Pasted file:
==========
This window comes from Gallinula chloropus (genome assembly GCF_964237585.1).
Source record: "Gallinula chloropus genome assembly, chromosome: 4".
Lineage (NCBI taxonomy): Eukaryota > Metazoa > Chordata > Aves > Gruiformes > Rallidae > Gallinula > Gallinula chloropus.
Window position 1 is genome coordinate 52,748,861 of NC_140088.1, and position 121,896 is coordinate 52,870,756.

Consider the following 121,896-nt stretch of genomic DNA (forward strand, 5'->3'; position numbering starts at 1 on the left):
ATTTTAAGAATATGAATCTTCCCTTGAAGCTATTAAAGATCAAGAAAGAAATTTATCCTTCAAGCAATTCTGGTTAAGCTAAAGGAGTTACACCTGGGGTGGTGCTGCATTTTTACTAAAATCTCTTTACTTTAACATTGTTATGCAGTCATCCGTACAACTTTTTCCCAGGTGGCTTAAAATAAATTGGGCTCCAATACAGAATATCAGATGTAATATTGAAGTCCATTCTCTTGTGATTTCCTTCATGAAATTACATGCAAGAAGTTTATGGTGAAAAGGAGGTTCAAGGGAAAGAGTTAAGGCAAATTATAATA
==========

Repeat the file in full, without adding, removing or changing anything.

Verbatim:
This window comes from Gallinula chloropus (genome assembly GCF_964237585.1).
Source record: "Gallinula chloropus genome assembly, chromosome: 4".
Lineage (NCBI taxonomy): Eukaryota > Metazoa > Chordata > Aves > Gruiformes > Rallidae > Gallinula > Gallinula chloropus.
Window position 1 is genome coordinate 52,748,861 of NC_140088.1, and position 121,896 is coordinate 52,870,756.

Consider the following 121,896-nt stretch of genomic DNA (forward strand, 5'->3'; position numbering starts at 1 on the left):
ATTTTAAGAATATGAATCTTCCCTTGAAGCTATTAAAGATCAAGAAAGAAATTTATCCTTCAAGCAATTCTGGTTAAGCTAAAGGAGTTACACCTGGGGTGGTGCTGCATTTTTACTAAAATCTCTTTACTTTAACATTGTTATGCAGTCATCCGTACAACTTTTTCCCAGGTGGCTTAAAATAAATTGGGCTCCAATACAGAATATCAGATGTAATATTGAAGTCCATTCTCTTGTGATTTCCTTCATGAAATTACATGCAAGAAGTTTATGGTGAAAAGGAGGTTCAAGGGAAAGAGTTAAGGCAAATTATAATA